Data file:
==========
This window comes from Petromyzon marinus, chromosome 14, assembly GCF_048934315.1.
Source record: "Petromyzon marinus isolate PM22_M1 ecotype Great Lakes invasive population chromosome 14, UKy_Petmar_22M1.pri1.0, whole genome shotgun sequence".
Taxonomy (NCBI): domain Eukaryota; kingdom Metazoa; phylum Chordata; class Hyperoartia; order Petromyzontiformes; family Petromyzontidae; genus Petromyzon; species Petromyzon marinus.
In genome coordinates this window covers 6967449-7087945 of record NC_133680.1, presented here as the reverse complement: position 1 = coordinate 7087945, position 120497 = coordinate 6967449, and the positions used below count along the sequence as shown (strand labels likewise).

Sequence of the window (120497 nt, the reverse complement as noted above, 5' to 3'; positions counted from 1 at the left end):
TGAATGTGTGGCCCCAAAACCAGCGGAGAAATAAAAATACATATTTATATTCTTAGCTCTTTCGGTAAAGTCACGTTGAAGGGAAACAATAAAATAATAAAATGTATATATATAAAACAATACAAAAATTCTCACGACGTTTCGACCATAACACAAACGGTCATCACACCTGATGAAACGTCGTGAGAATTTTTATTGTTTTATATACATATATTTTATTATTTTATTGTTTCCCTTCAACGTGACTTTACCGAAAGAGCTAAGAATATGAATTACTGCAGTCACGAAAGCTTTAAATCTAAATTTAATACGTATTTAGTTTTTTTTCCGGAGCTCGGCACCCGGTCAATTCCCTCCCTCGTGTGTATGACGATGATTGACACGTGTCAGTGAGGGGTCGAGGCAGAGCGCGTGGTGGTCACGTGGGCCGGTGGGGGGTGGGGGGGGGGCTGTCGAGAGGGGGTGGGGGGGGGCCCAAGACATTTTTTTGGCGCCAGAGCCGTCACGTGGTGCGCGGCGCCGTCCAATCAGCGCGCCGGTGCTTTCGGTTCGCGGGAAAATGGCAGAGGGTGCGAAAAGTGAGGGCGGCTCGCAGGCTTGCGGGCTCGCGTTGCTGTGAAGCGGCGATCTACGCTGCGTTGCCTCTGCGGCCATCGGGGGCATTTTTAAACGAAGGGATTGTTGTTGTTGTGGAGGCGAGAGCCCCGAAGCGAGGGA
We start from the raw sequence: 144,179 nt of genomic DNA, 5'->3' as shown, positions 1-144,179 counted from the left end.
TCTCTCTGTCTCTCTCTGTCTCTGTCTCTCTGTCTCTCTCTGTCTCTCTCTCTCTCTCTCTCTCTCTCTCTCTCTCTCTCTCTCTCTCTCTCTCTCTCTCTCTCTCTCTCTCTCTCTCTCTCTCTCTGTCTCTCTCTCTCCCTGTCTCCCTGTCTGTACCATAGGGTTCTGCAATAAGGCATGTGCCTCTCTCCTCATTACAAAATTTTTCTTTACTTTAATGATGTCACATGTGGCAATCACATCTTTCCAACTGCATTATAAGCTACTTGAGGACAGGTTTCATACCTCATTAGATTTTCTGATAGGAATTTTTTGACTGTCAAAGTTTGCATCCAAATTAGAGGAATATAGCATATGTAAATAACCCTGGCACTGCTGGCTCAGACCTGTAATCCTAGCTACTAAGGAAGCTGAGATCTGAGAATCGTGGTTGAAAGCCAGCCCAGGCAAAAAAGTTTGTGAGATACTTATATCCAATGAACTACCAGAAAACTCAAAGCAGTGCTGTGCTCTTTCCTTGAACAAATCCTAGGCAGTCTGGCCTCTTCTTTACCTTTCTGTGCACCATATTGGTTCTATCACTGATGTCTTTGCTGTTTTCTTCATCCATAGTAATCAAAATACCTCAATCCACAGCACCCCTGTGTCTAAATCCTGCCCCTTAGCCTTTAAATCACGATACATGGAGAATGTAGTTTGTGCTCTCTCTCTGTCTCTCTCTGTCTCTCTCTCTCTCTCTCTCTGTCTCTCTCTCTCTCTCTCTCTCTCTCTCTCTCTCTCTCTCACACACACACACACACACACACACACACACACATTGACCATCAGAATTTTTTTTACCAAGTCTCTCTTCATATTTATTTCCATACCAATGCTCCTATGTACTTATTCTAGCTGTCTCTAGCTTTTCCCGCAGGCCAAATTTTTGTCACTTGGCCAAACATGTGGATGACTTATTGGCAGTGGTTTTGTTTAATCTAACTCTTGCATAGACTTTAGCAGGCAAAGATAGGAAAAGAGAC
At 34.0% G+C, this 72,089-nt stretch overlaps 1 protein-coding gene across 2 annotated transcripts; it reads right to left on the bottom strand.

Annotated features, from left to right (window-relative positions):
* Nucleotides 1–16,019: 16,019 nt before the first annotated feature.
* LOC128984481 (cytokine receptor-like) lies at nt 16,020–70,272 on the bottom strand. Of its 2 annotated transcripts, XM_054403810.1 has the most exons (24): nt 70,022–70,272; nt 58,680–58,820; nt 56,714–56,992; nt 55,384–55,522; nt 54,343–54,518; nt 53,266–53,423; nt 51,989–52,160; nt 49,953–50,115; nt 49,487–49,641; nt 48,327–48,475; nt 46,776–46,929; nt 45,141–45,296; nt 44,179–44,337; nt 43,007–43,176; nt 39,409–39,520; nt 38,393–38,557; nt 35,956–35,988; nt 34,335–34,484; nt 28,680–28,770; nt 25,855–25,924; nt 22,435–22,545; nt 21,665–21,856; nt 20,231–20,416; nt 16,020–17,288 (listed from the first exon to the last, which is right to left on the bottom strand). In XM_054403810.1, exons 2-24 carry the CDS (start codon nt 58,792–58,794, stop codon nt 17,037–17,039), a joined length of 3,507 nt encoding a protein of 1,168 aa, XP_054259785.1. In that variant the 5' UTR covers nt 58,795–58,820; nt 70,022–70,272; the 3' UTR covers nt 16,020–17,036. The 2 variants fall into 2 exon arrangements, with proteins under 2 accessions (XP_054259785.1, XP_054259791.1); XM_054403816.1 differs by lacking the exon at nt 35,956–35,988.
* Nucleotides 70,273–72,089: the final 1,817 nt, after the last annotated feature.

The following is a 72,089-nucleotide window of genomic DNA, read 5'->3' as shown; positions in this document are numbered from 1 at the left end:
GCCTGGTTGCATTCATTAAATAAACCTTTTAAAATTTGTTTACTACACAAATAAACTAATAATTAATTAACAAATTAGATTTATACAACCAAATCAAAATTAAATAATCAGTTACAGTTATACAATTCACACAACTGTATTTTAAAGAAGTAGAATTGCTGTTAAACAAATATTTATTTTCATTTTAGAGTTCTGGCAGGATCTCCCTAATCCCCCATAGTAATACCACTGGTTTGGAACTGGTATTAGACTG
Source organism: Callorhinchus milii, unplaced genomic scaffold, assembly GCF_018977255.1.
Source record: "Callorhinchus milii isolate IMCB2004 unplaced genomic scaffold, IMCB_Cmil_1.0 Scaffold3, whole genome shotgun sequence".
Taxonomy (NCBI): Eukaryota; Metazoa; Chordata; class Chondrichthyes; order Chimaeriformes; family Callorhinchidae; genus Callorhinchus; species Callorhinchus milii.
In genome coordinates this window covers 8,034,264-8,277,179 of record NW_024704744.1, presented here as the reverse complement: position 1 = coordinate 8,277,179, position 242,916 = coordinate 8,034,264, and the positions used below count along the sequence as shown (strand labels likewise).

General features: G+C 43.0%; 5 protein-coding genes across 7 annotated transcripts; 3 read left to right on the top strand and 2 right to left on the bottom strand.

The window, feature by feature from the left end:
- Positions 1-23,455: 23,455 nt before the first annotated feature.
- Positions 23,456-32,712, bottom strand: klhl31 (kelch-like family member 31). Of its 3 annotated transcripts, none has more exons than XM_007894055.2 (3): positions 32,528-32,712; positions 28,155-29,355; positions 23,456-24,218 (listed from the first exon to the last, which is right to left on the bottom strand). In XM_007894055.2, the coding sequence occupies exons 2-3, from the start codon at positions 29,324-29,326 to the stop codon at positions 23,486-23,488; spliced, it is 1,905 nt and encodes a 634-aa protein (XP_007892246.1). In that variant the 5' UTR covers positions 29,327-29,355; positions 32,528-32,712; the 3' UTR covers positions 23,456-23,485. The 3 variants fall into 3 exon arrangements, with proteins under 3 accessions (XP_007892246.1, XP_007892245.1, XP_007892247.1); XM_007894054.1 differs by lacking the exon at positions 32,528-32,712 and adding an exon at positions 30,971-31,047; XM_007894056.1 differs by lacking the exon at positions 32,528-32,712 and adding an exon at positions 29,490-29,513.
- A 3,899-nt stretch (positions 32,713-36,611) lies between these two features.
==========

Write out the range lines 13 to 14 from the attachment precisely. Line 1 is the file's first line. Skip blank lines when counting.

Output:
* Nucleotides 70,273–72,089: the final 1,817 nt, after the last annotated feature.

The following is a 72,089-nucleotide window of genomic DNA, read 5'->3' as shown; positions in this document are numbered from 1 at the left end: